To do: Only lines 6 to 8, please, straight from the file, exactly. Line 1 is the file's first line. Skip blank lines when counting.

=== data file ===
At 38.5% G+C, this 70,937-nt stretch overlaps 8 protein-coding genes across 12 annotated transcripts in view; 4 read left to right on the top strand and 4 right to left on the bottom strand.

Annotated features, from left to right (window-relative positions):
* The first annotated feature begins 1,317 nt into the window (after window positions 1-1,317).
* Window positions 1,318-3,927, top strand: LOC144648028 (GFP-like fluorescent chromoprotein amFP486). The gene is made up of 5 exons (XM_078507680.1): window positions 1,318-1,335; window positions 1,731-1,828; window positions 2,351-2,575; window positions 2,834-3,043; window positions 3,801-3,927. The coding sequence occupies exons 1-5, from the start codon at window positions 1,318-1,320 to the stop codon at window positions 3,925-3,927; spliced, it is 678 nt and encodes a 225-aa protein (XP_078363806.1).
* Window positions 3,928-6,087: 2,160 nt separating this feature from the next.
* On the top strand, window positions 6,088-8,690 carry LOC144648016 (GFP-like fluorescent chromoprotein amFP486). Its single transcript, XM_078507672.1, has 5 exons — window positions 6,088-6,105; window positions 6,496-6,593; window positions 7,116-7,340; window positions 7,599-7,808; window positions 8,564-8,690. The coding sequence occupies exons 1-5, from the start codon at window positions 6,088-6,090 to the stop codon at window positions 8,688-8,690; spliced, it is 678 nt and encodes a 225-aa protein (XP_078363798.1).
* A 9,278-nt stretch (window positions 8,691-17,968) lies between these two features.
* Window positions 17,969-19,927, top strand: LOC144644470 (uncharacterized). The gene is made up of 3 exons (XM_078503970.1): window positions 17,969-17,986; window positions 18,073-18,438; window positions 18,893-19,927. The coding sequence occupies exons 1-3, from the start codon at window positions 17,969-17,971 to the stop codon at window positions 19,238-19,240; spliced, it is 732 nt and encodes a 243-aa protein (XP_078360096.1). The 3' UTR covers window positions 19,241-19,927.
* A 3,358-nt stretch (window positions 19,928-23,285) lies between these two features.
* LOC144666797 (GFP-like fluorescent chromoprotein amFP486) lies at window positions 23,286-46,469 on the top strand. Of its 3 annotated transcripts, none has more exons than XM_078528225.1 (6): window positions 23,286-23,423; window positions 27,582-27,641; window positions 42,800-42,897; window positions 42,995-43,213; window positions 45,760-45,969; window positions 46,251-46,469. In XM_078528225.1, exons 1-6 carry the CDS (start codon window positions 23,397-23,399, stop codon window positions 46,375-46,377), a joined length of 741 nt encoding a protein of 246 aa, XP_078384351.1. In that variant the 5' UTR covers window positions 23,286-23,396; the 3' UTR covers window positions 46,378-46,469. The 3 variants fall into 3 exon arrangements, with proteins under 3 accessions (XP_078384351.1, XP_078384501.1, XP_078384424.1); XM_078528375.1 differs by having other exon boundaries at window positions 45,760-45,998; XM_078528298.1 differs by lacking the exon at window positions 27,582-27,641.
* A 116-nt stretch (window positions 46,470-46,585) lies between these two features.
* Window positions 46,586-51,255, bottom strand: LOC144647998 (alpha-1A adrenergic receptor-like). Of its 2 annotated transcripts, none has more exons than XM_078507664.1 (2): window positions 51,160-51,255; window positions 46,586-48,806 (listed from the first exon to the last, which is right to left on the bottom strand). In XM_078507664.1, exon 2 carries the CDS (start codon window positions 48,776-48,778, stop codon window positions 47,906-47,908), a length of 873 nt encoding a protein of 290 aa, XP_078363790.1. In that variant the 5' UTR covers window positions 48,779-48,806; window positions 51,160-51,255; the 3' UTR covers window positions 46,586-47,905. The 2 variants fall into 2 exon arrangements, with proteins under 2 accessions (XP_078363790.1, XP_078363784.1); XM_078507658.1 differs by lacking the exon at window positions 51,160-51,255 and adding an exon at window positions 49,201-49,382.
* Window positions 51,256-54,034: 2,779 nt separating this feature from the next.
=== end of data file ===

* On the top strand, window positions 6,088-8,690 carry LOC144648016 (GFP-like fluorescent chromoprotein amFP486). Its single transcript, XM_078507672.1, has 5 exons — window positions 6,088-6,105; window positions 6,496-6,593; window positions 7,116-7,340; window positions 7,599-7,808; window positions 8,564-8,690. The coding sequence occupies exons 1-5, from the start codon at window positions 6,088-6,090 to the stop codon at window positions 8,688-8,690; spliced, it is 678 nt and encodes a 225-aa protein (XP_078363798.1).
* A 9,278-nt stretch (window positions 8,691-17,968) lies between these two features.
* Window positions 17,969-19,927, top strand: LOC144644470 (uncharacterized). The gene is made up of 3 exons (XM_078503970.1): window positions 17,969-17,986; window positions 18,073-18,438; window positions 18,893-19,927. The coding sequence occupies exons 1-3, from the start codon at window positions 17,969-17,971 to the stop codon at window positions 19,238-19,240; spliced, it is 732 nt and encodes a 243-aa protein (XP_078360096.1). The 3' UTR covers window positions 19,241-19,927.